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Old 03-19-2010, 03:02 PM   #21
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It's hard to let go of a life you have been living for several years but soon you will be enmeshed in a new adventure . I retired in steps so the only time the chill was noticeable was when I went from full time to part time and I did not have to be on the "Needle stick Committee " ( that alone was worth retiring ). If the chill bothers you were a sweater and ignore it .
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Old 03-19-2010, 03:39 PM   #22
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Originally Posted by Rich_in_Tampa View Post
Any thoughts from others who've been through this?
Not to sound morbid, but as a doctor you are well aware of end-of-life conditions where the person "separates" their reality from this world a week or so before death.

Leaving a job/position is no different. You are leaving one "world" and entering a new journey, in a new one.

While my superiors were well aware of my departure (mega company required a 3-month notice) my actual "separation process" began well before that - when I made the firm decision to retire. I went through the same set of circumstances as others had noted. I was no longer part of the organization for all intents and purposes, and had no problem with those actions. Heck, if I was that upset, I would have just stayed there and never retired.

In fact, I even "planned" for my departure in a way, through some small actions. I purchased a nice leather jacket from the "company store" (with the company logo) as a "going away present" to myself.

I also planned on the final day to leave through the front door - not the rear employee’s door. After more than 28 years in the same building, I thought it was a type of "closure" for me.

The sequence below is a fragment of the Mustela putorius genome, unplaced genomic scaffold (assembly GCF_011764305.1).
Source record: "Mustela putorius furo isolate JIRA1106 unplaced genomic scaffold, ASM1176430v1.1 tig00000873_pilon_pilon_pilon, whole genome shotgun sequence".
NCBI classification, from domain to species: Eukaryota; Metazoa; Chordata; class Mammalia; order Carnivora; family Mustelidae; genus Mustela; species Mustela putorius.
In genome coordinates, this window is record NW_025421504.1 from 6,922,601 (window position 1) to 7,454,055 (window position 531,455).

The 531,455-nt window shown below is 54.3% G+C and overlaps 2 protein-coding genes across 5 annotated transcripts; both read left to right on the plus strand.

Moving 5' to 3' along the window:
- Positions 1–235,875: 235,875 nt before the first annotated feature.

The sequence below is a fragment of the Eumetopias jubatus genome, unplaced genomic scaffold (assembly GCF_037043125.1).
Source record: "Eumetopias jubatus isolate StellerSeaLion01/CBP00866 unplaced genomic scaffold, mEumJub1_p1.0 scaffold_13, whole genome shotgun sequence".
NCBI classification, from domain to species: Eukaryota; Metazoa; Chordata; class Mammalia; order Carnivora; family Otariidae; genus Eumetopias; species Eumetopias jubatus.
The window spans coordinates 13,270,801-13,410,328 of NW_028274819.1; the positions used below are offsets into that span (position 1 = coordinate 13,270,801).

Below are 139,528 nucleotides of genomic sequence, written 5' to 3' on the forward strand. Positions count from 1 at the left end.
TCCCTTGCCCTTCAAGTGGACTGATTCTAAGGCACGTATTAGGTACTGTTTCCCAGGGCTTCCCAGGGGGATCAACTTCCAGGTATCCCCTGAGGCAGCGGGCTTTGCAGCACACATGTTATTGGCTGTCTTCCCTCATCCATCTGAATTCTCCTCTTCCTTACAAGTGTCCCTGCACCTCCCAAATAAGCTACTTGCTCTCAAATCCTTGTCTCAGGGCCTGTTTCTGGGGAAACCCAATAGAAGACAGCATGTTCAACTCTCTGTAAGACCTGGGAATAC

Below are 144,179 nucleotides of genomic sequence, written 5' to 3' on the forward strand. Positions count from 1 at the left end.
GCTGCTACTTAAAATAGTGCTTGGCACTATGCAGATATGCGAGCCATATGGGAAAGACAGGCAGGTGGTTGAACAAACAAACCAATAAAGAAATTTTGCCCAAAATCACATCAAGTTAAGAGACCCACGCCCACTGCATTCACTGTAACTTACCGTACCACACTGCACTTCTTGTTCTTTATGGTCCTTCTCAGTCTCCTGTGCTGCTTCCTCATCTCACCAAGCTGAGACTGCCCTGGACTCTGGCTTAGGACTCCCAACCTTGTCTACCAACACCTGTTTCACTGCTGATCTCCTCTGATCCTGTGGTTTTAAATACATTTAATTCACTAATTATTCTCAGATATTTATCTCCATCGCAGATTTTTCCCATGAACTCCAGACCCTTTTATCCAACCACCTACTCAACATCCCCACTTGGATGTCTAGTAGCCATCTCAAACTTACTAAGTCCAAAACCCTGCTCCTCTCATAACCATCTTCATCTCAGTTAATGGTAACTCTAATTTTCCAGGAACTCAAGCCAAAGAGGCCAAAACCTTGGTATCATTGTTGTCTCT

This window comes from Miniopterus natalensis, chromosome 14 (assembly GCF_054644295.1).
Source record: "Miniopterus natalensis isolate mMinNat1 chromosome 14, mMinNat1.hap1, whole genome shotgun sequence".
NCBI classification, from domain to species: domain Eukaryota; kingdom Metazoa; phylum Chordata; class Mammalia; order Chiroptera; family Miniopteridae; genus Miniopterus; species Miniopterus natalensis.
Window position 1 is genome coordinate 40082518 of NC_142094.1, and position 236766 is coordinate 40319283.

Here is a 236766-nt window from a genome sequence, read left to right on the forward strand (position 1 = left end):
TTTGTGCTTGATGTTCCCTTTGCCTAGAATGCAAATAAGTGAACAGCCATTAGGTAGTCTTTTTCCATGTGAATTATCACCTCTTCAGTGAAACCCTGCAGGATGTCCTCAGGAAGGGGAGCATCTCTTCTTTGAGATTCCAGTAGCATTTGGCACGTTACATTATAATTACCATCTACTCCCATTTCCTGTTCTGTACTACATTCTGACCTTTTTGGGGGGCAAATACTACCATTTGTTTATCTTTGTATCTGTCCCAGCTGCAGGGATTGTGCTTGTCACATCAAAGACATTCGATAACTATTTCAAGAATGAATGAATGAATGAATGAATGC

What actually happened? Well, I guess I was more prepared than I thought. While I did buy the jacket, on the last day (after a few hours), I turned in my PC/phone/ID/etc. and simply walked out the back door.

Yes, it seemed that I had "disconnected" myself from that life well before I finally left.

For me, it was only a job. A way to provide security (e.g. pay) to take care of my family, along with myself. While I had "acquaintances", none of the folks I would consider friends. I know this is different for a lot of folks, but my job did not supply my "social requirements" for people interaction.

In a bit over a month, I'll be retired three years. There won't be any celebration of that fact. I've moved on to my "next life" (and am quite happy there) ...
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Old 03-19-2010, 04:14 PM   #23
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Got to love the internet, I get to put on my psychiatrist hat and give medical advice to a doctor.

Think of yourself as piece of skin that has been torn off a male patient (your hospital). The initial reaction is to ignore the loss and hope it will just it heal itself. After a bit of time the patient realizes that something needs to be done so they try and graft you back in place. When the realize that won't work they do the normal stuff, they uses stitches and bandaid to stop the bleeding. Eventually, scabs form, the wound heals. Right now the scab is still a source of irritation and remainder of the pain.

Damn, I am not a good enough story teller to figure out how the skin makes it way down to Key West and enjoys Pina Colodas and walks in the rain. But that is what happens.

Seriously this is all perfectly normal, your feeling of hey I am not dead yet, and your coworkers treating like you don't exist. I remember people especially bosses, always came up with "great ideas", the week before they left on 3 month sabbaticals. Generally, somebody would ask "oh are you going to help out with this instead of the bike trip in France, or the Greek Island cruise, or the two week hiking in Yosemite.?" The whole room would laugh, the sabbatical person would protest I haven't left yet and we'd all roll our eyes. My only advice is to reflect how you treated folks who were short timers.